Fishing Against the Fringe


American comedian Steve Wright once said “there’s a fine line between fishing and just standing on the shore like an idiot.”

The same is true of fisheries policy. When it comes to those seeking to shape the complex task of managing our nation’s fisheries, there are countless fishermen and fishing groups–many with diverse and often opposing perspectives–who participate constructively in the public policy process. And then there’s the Recreational Fishing Alliance.

Let’s get something straight: fishermen are conservationists. They cherish the resource that defines their lifestyle, and they are willing to do the hard work it takes to sustain it. Many of the most significant marine conservation advances are driven by commercial fishermen concerned by what they see on the water, and by recreational anglers whose love of the ocean fuels their sporting passion. Their interest in securing healthy oceans and productive fisheries isn’t abstract or merely intellectual. For fishermen, it’s personal.

All the more surprising, therefore, that some lawmakers take their lead on fisheries issues from a fringe group lacking popular legitimacy–one that specializes in conspiracy theories and truly vile rhetoric. As they stage their ‘Keep Fishermen Fishing’ rally on March 21, it’s timely to ask: who is the RFA and why would anyone listen to them?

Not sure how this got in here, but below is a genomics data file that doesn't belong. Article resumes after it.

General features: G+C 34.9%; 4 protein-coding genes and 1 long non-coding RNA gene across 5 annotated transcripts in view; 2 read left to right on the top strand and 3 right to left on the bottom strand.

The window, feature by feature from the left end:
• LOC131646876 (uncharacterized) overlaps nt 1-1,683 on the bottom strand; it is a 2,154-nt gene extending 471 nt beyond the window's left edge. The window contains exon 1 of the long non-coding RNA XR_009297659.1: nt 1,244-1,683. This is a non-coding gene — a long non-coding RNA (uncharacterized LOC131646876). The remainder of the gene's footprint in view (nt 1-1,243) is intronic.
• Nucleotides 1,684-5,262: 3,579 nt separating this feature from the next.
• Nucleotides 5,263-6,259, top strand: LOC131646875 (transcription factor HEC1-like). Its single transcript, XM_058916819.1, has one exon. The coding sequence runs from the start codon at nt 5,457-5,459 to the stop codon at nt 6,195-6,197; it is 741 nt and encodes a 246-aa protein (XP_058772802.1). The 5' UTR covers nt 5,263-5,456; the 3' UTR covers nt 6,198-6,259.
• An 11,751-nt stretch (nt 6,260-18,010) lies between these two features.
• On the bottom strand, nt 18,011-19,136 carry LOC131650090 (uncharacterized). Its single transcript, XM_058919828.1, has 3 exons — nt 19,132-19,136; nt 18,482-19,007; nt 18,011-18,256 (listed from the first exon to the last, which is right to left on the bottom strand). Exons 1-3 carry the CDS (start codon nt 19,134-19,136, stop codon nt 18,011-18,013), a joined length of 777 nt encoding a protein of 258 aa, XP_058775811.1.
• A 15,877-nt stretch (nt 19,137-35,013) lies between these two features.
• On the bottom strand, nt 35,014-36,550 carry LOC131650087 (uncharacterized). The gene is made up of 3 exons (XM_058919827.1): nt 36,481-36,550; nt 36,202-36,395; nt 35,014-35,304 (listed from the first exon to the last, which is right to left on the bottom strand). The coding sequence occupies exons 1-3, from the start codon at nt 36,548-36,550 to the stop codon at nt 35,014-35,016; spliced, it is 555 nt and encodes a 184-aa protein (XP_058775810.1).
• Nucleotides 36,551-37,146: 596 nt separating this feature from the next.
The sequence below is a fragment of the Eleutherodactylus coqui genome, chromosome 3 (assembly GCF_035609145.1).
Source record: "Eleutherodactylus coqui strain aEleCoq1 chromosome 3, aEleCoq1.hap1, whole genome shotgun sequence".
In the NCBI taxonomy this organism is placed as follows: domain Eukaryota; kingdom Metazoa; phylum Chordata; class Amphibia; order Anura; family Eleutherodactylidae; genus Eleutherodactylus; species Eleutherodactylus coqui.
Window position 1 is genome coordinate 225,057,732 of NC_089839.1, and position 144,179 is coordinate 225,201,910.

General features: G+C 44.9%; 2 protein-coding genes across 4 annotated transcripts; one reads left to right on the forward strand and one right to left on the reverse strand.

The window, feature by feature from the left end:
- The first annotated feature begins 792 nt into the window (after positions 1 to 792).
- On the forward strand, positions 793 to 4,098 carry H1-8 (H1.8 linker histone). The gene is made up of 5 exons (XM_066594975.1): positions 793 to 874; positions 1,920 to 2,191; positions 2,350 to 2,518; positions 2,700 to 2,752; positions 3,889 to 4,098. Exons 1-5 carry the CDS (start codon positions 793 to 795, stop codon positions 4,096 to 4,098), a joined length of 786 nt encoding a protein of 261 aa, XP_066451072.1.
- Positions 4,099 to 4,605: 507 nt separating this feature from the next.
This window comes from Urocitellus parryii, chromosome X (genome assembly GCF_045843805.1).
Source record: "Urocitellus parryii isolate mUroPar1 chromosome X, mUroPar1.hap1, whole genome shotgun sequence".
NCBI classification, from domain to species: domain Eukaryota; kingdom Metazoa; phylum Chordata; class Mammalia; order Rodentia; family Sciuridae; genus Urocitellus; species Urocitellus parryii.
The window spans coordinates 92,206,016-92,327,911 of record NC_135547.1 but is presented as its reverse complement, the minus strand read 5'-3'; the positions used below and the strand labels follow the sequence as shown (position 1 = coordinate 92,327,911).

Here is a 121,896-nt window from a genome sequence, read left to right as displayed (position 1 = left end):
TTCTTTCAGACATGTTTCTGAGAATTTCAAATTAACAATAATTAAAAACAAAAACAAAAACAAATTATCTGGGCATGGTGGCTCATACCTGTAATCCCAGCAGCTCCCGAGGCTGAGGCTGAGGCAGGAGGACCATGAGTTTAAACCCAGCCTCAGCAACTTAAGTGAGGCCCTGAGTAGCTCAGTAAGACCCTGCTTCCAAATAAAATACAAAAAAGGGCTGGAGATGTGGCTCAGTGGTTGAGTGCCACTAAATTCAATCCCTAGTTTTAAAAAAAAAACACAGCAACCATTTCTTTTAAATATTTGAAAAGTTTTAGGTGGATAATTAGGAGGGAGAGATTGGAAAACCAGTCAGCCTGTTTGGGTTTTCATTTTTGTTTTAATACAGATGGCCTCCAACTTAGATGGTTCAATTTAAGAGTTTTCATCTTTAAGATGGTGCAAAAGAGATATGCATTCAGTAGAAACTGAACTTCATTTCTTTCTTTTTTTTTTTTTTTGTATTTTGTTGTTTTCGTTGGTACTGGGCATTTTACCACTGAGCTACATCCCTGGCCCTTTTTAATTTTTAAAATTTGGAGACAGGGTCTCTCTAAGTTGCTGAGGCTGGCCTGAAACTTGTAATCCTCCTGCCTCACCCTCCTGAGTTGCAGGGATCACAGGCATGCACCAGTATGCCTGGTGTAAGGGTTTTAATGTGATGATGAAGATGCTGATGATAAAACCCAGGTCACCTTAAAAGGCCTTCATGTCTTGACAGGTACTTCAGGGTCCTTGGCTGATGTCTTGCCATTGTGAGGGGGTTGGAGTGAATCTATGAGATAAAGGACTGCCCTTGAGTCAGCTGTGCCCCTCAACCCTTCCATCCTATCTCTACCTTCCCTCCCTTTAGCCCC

RFA was formed in 1996 with a goal of becoming the premier political voice for America’s recreational anglers. To listen to the pronouncements of their leadership you’d think they had come close to succeeding. But the truth is that they’ve never attracted any meaningful base of popular support. In contrast with myriad other recreational fishing groups that have been built from the ground up through the shared commitment of individual anglers and small businesses, RFA was established by a big dollar investment from Viking Yachts. That single donor acknowledges having funneled over $7 million to RFA coffers, allowing the organization to stay afloat and masking their spectacular failure to attract grassroots support.

Let’s take a hard look at the numbers. The United States has over 12 million recreational anglers. RFA was founded with the stated aim of mobilizing 1 million of them as members. They now claim to represent 50,000 anglers. But their latest tax filing exposes even this number as pure fantasy: after 15 long years, the truth is they received a $35 annual membership fee from fewer than 6,500 people nationwide in 2010. That’s dwarfed by the six-figure membership rosters of groups such as Coastal Conservation Association and Trout Unlimited, and barely 1% of Bass Anglers Sportsman Society’s membership.

But furthermore, RFA shouldn’t be confused with any of the more mainstream ‘astroturf’ outfits that proliferate in DC. The time-honored sin of faking a base of support is compounded in RFA’s case–by policy prescriptions that exacerbate rather than attempt to grapple with the serious challenges our fisheries face; and by the adoption of a caustic tone that poisons America’s inventive system of stakeholder-driven fisheries management. They flail against all government regulation; promote such fiction as that there’s a huge “greenwashing conspiracy” to force all anglers off the water; and urge consumer boycotts of mainstream retailers such as Walmart and Safeway in vitriolic terms.